The complainant, Henry Heller, objected to a radio documentary recounting the experience of a Venezuelan doctor who fled the country. He said it represented a particular political view of a particular class and lacked wider context. It was the personal experience of a particular person whose background is mentioned against the backdrop of the current situation in Venezuela. There was no violation of policy.


You objected to a documentary broadcast on “The Doc Project” on CBC Radio, about a Venezuelan doctor who had fled his country because he feared for his life. You said it was “incredibly one-sided and decontextualized reporting.”

Everyone knows that a social conflict is going on in Venezuela. Your responsibility is to supply the public with the information and background necessary to making a responsible judgement. Instead you deliver blatant propaganda in defense of the privileged classes. This is shameful journalism.

You said the documentary presented the physician as someone who is a professional trying to do his work, but that there is a clear underlying message. You thought the producer was either ignorant or deliberately biased:

… the sub-text of what he says makes it plain that he is a politically conscious member of the opposition to the Maduro government…deliberately or out of ignorance you try to cover this up…it would actually have helped your credibility as journalists if you had clearly specified his political orientation…


The acting Senior Producer of The Doc Project, Jennifer Warren, replied to your concerns. She told you that she did not agree with your assessment that the documentary was propaganda presenting the view of the privileged class. She noted that this is a personal story of a doctor who attempted to help injured protesters demonstrating against the socialist government of Nicolas Maduro.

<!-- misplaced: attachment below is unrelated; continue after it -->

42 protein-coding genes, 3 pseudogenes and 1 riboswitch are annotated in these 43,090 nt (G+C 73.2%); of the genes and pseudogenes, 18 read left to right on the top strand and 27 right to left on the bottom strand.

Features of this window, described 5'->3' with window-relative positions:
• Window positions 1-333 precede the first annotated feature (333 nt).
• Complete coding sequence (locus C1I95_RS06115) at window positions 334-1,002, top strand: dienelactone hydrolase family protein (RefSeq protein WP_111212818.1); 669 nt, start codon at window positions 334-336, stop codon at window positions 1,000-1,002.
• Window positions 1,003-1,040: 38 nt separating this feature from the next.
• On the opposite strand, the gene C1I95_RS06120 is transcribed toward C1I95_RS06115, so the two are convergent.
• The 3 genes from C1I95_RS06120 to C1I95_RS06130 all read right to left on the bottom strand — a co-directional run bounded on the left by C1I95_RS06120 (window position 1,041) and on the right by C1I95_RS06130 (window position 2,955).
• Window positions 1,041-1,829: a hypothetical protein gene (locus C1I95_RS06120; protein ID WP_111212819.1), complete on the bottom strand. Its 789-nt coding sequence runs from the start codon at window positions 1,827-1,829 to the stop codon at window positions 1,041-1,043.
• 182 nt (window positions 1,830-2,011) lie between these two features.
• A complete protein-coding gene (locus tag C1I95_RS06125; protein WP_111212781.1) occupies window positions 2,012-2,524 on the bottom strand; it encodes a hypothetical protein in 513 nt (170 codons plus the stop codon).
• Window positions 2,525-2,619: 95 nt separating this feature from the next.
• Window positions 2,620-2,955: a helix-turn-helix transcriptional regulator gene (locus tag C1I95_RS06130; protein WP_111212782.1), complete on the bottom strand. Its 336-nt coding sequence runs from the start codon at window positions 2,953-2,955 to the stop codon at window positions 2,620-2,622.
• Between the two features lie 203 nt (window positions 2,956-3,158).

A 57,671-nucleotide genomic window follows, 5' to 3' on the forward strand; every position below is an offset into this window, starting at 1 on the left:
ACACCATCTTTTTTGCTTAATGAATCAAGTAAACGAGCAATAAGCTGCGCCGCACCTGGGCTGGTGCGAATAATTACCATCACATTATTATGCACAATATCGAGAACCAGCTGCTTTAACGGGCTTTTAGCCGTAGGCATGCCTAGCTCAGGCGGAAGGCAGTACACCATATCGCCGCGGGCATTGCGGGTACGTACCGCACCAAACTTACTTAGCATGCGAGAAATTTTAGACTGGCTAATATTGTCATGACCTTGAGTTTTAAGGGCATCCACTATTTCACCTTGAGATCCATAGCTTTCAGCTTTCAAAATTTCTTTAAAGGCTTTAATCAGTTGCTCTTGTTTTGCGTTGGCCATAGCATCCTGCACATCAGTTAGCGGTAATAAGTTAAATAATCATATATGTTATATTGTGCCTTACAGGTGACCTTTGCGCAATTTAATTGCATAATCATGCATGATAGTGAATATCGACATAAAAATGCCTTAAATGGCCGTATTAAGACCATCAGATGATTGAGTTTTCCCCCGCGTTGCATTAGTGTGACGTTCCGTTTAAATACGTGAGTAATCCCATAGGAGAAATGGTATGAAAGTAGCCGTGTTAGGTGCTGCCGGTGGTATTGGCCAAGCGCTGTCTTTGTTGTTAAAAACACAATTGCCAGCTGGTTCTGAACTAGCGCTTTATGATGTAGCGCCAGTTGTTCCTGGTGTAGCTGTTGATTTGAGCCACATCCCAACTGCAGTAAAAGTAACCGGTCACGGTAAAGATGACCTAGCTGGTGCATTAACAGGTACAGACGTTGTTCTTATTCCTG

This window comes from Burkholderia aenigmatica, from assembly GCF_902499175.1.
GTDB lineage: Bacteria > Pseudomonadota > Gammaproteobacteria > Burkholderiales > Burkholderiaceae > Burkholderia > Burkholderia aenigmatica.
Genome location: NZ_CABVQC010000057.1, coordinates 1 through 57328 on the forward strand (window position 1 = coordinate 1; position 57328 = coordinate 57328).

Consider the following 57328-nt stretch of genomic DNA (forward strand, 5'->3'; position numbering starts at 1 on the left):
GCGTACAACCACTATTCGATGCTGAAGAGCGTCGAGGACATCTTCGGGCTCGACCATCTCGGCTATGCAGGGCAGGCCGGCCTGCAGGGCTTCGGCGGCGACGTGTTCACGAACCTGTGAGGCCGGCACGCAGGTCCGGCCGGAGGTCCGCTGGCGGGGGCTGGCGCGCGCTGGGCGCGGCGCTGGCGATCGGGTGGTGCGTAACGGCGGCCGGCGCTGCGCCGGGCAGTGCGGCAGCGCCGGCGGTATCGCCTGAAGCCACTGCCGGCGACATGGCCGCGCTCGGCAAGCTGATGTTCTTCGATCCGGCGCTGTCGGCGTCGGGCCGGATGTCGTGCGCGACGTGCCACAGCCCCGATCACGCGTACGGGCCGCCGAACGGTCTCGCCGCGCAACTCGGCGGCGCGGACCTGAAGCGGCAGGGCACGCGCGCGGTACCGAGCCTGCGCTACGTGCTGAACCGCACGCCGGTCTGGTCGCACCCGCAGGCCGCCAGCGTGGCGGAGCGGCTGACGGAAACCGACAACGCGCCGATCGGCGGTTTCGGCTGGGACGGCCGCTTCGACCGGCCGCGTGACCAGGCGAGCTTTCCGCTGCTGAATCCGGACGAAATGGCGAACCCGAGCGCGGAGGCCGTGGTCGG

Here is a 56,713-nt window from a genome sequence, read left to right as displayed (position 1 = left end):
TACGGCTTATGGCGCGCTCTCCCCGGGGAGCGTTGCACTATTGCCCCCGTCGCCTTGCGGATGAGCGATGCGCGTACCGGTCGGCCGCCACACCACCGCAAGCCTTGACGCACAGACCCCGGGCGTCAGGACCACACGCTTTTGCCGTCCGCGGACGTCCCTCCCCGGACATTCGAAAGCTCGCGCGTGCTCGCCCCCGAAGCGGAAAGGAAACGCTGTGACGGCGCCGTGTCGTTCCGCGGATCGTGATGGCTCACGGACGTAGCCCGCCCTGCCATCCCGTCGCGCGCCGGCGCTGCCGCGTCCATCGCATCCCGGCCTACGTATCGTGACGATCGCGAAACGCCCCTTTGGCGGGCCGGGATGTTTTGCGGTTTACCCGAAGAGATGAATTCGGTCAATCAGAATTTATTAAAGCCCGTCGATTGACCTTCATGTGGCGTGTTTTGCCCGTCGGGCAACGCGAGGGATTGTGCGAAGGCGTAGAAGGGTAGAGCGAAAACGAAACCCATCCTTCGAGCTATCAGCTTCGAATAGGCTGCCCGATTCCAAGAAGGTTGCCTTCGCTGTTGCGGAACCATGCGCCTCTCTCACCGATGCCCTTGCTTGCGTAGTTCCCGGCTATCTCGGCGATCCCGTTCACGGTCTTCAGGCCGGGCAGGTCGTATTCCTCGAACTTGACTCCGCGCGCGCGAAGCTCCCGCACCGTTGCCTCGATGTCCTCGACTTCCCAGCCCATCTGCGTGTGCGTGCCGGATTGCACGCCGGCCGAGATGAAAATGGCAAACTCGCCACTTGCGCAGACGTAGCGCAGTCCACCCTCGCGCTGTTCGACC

Our intention with this piece was and remains to shine a light on one man’s experience in Venezuela – a man whose work as a doctor and whose patients’ lives have been greatly affected by the political turmoil in the country.


CBC journalistic policy allows for the presentation of a variety of perspectives over time. It also allows journalists to “provide professional judgment based on facts and expertise.” This documentary was indeed from the point of view of a physician who had run afoul of the government of his country. That is a reasonable journalistic choice. The story told in the particular is consistent with reporting about conditions in the country at large, and with documentation from such human rights groups as Amnesty International. The documentary recounts how José ran afoul of authorities when he accepted foreign donations of basic drugs that were no longer available in his country.


Continue reading this on the CBC website, where it was first published.